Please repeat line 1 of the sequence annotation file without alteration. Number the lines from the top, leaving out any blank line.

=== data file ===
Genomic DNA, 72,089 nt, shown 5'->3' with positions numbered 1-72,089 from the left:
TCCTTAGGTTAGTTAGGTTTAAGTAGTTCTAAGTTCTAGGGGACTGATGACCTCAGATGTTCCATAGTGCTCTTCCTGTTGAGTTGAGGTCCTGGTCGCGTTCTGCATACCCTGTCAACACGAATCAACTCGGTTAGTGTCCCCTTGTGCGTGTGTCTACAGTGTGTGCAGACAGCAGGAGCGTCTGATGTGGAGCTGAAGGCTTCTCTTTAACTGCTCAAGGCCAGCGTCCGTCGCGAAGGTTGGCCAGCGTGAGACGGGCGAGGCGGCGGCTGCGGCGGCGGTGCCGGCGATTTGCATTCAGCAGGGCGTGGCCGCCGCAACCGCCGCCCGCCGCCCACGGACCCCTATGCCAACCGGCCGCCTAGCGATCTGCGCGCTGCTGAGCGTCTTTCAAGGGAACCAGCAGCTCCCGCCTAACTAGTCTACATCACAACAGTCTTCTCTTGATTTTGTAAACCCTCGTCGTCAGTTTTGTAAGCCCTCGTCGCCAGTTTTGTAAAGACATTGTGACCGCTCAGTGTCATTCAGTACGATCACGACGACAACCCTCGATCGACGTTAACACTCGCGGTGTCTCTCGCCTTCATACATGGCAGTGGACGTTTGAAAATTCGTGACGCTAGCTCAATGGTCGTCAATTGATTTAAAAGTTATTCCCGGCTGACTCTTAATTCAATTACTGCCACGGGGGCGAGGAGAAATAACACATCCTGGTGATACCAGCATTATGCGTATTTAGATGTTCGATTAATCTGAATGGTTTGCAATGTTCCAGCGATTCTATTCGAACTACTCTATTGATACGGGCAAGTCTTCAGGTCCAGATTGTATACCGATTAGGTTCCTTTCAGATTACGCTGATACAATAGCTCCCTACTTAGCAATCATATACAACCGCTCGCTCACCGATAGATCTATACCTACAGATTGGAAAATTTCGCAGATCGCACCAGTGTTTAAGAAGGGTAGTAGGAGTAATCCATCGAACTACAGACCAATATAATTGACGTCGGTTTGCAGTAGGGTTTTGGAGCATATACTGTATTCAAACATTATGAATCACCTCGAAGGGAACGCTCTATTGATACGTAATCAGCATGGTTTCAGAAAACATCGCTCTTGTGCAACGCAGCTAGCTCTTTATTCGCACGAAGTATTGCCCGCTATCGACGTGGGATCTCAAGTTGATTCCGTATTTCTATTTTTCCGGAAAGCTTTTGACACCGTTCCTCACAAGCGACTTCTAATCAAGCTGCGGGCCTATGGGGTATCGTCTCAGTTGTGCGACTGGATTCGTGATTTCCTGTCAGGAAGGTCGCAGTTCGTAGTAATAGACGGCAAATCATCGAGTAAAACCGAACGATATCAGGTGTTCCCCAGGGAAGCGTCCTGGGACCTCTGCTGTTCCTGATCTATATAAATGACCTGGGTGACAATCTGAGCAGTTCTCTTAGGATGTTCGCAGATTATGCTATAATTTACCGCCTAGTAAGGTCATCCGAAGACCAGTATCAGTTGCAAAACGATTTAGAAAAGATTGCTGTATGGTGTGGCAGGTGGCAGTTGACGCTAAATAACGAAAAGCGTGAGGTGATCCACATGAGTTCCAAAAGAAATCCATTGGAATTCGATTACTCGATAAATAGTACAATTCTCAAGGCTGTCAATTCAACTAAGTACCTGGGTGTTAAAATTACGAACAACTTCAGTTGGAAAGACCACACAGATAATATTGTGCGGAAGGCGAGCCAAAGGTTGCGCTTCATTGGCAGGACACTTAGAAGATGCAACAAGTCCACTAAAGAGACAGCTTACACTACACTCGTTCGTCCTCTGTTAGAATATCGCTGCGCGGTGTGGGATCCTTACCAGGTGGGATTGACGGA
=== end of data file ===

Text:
Genomic DNA, 72,089 nt, shown 5'->3' with positions numbered 1-72,089 from the left: